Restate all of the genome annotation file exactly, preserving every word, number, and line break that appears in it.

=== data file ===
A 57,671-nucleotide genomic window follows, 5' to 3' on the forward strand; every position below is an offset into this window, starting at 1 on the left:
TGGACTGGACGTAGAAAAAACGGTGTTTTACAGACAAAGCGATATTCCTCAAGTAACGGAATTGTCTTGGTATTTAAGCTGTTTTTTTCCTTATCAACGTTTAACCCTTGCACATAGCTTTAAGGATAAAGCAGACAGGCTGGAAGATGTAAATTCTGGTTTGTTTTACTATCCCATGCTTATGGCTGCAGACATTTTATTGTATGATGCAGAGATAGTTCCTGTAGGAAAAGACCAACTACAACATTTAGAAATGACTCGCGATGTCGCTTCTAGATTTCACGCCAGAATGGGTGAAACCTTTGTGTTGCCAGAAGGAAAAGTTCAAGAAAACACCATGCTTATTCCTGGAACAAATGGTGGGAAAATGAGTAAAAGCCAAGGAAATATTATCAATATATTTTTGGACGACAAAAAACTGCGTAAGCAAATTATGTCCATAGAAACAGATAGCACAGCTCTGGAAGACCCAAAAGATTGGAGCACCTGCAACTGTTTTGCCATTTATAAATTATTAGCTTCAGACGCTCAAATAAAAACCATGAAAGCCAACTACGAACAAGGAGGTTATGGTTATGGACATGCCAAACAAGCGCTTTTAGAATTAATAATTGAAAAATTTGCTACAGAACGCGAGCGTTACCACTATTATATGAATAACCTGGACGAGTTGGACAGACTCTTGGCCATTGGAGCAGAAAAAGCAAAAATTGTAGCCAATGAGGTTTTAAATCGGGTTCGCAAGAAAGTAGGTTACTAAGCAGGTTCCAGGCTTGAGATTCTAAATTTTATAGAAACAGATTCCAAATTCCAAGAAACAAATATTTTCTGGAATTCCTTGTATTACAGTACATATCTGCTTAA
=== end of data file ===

A 57,671-nucleotide genomic window follows, 5' to 3' on the forward strand; every position below is an offset into this window, starting at 1 on the left:
TGGACTGGACGTAGAAAAAACGGTGTTTTACAGACAAAGCGATATTCCTCAAGTAACGGAATTGTCTTGGTATTTAAGCTGTTTTTTTCCTTATCAACGTTTAACCCTTGCACATAGCTTTAAGGATAAAGCAGACAGGCTGGAAGATGTAAATTCTGGTTTGTTTTACTATCCCATGCTTATGGCTGCAGACATTTTATTGTATGATGCAGAGATAGTTCCTGTAGGAAAAGACCAACTACAACATTTAGAAATGACTCGCGATGTCGCTTCTAGATTTCACGCCAGAATGGGTGAAACCTTTGTGTTGCCAGAAGGAAAAGTTCAAGAAAACACCATGCTTATTCCTGGAACAAATGGTGGGAAAATGAGTAAAAGCCAAGGAAATATTATCAATATATTTTTGGACGACAAAAAACTGCGTAAGCAAATTATGTCCATAGAAACAGATAGCACAGCTCTGGAAGACCCAAAAGATTGGAGCACCTGCAACTGTTTTGCCATTTATAAATTATTAGCTTCAGACGCTCAAATAAAAACCATGAAAGCCAACTACGAACAAGGAGGTTATGGTTATGGACATGCCAAACAAGCGCTTTTAGAATTAATAATTGAAAAATTTGCTACAGAACGCGAGCGTTACCACTATTATATGAATAACCTGGACGAGTTGGACAGACTCTTGGCCATTGGAGCAGAAAAAGCAAAAATTGTAGCCAATGAGGTTTTAAATCGGGTTCGCAAGAAAGTAGGTTACTAAGCAGGTTCCAGGCTTGAGATTCTAAATTTTATAGAAACAGATTCCAAATTCCAAGAAACAAATATTTTCTGGAATTCCTTGTATTACAGTACATATCTGCTTAA